Scrum Quickstart Guide 2020: Everything You Need To Know
Scrum is a well-established Agile project management methodology that is widely practiced. Many software engineers and project managers practice Scrum, but still, some of them may not know the exact definition of it.
Scrum is a framework that enables the teams to resolve complex dynamic problems, with a productive and creative way of delivering products that have the highest possible value.
What is the Scrum Guide?
The Scrum Guide is the initial source created by Ken Schwaber and Jeff Sutherland that has defined Scrum as a framework for project and product management. Scrum is a framework within which various processes and techniques are used. It may seem lightweight and easy to understand but difficult to master.
When was the Scrum Guide written?
The first version of the Scrum Study Guide was published in 2010. It was the attempt to define Scrum, and help practitioners understand the rules of the game. However, some people think that it was not the first attempt to articulate the Scrum framework. So let’s think that the first version of the Guide was written between 2008 and 2010. Scrum was being used in industry for decades before 2008, but the guide in 2010 was Schwaber and Sutherland’s first attempt to distill the framework into a short, freely available document, a definition of sorts.
The Guide was translated into over 30 languages. The last revised version of the Scrum User Guide was published in November 2017.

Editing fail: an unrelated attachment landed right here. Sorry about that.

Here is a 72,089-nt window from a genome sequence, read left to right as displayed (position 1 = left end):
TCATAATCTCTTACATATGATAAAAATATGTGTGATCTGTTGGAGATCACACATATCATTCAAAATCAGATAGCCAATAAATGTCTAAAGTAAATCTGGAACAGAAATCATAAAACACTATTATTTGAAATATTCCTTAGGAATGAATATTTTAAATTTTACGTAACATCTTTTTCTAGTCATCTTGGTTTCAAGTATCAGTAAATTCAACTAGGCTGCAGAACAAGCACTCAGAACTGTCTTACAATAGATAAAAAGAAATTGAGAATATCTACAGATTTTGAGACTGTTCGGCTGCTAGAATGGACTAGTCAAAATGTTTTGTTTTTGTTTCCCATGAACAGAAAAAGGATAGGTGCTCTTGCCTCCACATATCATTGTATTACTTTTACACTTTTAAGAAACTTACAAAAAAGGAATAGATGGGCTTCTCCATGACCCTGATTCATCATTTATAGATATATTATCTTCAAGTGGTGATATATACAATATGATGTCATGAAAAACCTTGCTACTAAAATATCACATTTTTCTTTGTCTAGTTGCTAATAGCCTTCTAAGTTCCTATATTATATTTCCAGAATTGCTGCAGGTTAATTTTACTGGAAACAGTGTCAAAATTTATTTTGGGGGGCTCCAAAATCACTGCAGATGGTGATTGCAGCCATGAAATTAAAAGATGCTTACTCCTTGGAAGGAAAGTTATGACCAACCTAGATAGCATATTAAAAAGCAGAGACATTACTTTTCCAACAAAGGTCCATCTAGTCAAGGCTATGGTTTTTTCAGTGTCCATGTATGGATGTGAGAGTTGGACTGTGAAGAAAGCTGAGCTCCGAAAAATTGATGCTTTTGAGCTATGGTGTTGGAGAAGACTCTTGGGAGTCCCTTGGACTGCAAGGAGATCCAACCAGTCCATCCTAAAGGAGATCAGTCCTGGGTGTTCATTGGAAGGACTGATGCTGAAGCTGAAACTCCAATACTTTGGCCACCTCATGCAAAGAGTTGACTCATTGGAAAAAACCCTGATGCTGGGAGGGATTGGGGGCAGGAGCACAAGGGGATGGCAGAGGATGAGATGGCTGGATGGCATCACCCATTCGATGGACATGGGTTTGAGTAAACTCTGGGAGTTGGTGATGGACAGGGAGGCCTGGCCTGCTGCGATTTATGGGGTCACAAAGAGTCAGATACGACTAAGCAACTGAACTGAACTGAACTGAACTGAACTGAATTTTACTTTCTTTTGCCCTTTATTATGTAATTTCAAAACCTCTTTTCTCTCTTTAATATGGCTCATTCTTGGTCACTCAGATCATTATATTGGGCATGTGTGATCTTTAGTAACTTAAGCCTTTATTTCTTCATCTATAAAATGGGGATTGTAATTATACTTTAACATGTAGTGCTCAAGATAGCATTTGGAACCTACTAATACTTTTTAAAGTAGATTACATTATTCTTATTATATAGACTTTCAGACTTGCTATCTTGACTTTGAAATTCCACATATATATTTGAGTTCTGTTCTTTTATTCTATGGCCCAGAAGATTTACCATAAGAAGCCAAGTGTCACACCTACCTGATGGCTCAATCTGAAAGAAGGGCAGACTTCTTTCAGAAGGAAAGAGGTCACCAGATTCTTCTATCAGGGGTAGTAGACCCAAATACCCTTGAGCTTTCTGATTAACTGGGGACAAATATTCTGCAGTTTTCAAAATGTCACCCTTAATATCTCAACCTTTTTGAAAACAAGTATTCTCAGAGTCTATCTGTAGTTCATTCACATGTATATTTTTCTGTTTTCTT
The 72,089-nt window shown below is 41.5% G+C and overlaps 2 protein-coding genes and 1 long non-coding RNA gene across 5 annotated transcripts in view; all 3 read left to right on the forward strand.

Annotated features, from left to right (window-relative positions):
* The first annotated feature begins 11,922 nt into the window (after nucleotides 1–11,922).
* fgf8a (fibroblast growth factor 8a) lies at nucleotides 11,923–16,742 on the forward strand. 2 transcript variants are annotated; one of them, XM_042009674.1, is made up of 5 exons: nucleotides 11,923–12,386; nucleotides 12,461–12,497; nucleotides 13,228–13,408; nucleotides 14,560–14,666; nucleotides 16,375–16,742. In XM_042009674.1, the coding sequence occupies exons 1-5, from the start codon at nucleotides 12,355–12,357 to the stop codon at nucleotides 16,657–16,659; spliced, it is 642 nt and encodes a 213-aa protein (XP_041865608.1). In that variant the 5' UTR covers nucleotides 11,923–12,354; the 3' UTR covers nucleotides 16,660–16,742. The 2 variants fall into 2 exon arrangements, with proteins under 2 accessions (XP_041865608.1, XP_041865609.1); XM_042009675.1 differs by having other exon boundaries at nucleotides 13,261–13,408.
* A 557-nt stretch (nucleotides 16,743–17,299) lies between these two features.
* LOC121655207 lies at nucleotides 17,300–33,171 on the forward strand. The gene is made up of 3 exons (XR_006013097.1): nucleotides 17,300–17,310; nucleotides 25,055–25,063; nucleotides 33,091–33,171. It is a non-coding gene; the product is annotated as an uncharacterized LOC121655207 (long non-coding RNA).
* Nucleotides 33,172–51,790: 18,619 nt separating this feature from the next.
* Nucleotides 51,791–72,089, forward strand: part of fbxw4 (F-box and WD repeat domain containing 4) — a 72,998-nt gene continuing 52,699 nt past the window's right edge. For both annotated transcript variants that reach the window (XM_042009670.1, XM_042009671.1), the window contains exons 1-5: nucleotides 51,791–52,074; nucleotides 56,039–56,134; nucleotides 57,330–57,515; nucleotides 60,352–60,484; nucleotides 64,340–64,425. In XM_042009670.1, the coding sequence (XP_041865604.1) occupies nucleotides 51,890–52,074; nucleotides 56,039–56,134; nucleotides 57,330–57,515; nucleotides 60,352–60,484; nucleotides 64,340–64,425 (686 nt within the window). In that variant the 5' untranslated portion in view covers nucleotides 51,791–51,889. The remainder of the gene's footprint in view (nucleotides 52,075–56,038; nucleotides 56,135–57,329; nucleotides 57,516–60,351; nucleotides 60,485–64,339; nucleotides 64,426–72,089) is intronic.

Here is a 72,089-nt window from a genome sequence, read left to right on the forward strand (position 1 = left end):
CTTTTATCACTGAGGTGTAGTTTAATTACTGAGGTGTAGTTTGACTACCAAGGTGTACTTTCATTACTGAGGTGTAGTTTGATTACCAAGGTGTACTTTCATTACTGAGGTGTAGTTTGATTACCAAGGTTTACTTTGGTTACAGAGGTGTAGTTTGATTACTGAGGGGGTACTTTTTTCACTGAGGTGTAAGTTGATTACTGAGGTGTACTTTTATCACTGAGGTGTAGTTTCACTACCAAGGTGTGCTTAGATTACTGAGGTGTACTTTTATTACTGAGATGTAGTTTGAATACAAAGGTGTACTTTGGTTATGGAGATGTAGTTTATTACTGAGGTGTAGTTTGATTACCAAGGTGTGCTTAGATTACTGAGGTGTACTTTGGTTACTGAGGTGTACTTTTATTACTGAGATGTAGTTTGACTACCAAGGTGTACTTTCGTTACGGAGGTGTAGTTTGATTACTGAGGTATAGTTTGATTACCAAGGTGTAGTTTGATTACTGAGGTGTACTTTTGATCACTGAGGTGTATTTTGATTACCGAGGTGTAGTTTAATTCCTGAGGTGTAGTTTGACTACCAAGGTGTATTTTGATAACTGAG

What are the roles in Scrum?
The Scrum methodology contains 3 main roles:
- Product Owner is in charge of specialized management of all items related to a product. Due to the organization of work – Product owners should ensure that all team members are familiar with the items in the Product backlog. They are responsible for managing the Product backlog. During the realization of the project – they allocate these items from the backlog into the sprint.
- Scrum Master – organizes the team in the process of developing the plan, trains the team in order to implement the methodology, and removes obstacles in the implementation of the methodology and overall project development. The scrum master has a managerial role during project development. Scrum Master is responsible for ensuring that the project is carried out according to the rules, values, and processes of the Scrum lifecycle, and it is progressing as planned. He is also responsible for keeping the team spirit up.
- Development Team – team members are those who are performing working tasks and produce the deliverables within a Sprint. This involves developers (programmers), QA/testers and business analysts. The development team owns the Sprint backlog and is entrusted and dedicated to accomplish the goal of the Sprint. Those teams are self-organizing teams and therefore all team members should share some common values. These values include respect, openness, courage, focus, and commitment. Scrum teams also share empirical thinking principles: adaptation, inspection, and transparency.
The delivery speed is an important issue of Agile software development. However, agile speed is different from physics velocity. The speed is the volume that a team can deliver within a Sprint. It is a team metric and not project metric, so different teams have different speeds. For example, some teams may deliver 50 user stories (points) in a Sprint. To possess good speed, the manager should assign projects to teams, and not establish a new team for every project. The good speed is constant and predictable, not increasing, and of course – not decreasing.
The term Sprint represents the period lasting from 15 to 30 days (the length is determined by the team), in which the team creates software products (increment). During the Sprint – the team should deliver the highest viable business value.
Definition of Done